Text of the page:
A handy user's manual for leading an online life full of meaning and connection.

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IRL

FINDING REALNESS, MEANING, AND BELONGING IN OUR DIGITAL LIVES

With the pandemic having moved so many of our "real life" activities online, here’s a relevant investigation into what it means to be "real" in virtual space.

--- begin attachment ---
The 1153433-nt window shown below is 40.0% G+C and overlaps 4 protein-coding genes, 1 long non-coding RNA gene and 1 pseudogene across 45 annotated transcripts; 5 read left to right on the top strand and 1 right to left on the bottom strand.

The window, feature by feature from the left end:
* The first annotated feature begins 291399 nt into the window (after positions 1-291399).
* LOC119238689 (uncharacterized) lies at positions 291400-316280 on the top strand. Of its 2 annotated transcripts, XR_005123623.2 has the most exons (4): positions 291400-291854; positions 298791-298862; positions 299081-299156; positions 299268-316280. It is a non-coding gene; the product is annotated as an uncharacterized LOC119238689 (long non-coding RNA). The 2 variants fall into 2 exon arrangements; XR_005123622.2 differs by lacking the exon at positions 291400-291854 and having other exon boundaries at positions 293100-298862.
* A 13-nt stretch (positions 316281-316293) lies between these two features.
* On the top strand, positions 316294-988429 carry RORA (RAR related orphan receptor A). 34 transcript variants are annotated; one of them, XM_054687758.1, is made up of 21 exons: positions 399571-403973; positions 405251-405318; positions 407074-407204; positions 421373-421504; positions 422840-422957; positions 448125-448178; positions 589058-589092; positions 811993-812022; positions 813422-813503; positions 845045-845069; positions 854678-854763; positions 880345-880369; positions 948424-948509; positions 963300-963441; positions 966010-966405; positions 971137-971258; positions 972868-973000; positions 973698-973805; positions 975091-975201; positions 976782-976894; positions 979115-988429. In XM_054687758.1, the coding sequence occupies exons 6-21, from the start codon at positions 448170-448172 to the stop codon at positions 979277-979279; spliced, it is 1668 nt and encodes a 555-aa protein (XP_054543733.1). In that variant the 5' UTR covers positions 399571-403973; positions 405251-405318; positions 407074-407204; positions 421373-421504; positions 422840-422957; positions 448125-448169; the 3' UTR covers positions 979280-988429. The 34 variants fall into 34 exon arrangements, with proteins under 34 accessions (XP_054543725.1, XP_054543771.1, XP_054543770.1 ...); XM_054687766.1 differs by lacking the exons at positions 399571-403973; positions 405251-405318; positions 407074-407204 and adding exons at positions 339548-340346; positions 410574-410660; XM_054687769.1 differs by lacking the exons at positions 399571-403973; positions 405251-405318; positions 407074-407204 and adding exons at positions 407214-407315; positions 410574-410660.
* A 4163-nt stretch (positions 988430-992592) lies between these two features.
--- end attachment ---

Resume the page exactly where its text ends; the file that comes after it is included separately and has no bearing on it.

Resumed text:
Can online platforms help us find true connection? Stedman is a natural guide to the complex world of digital tools that can help us map out our lives and teach us how to be human. Born in 1987, the author never knew life without the internet. His background as a queer “humanist community organizer” and atheist representative in interfaith groups shapes his worldview, which is inclusive and always questioning. Stedman challenges the conventional notion that a life lived primarily on social media is necessarily superficial or less "authentic" than so-called "real life." Chronicling his experiences with gamers and “furries” (“people who create and sometimes play out animal alter egos”), among other specific social communities, the author explores how technology can help marginalized and/or geographically remote people connect. His personal history confirms this idea: As a closeted gay teenager, Stedman found crucial support online. While it’s true that privileged people can colonize digital landscapes by co-opting memes and slang from people of color and other marginalized communities, at their best, social networks can enable disempowered people to document their lives and grow movements such as Black Lives Matter. Social media, though often overrun with "cries for help or attention, and the parade of personal successes," can also function as an avenue for personal growth. Digital life gives us a space to reimagine ourselves and play with our identities. Stedman is vigilant about citing scholarly texts to support his arguments, but he ties academic theories to experiences by relating stories from his personal life—even if "social media has shown me more clearly the importance of keeping some things private." In fact, "if we want to feel real in the digital age, we need to make a habit of disconnecting” periodically for “perspective taking.”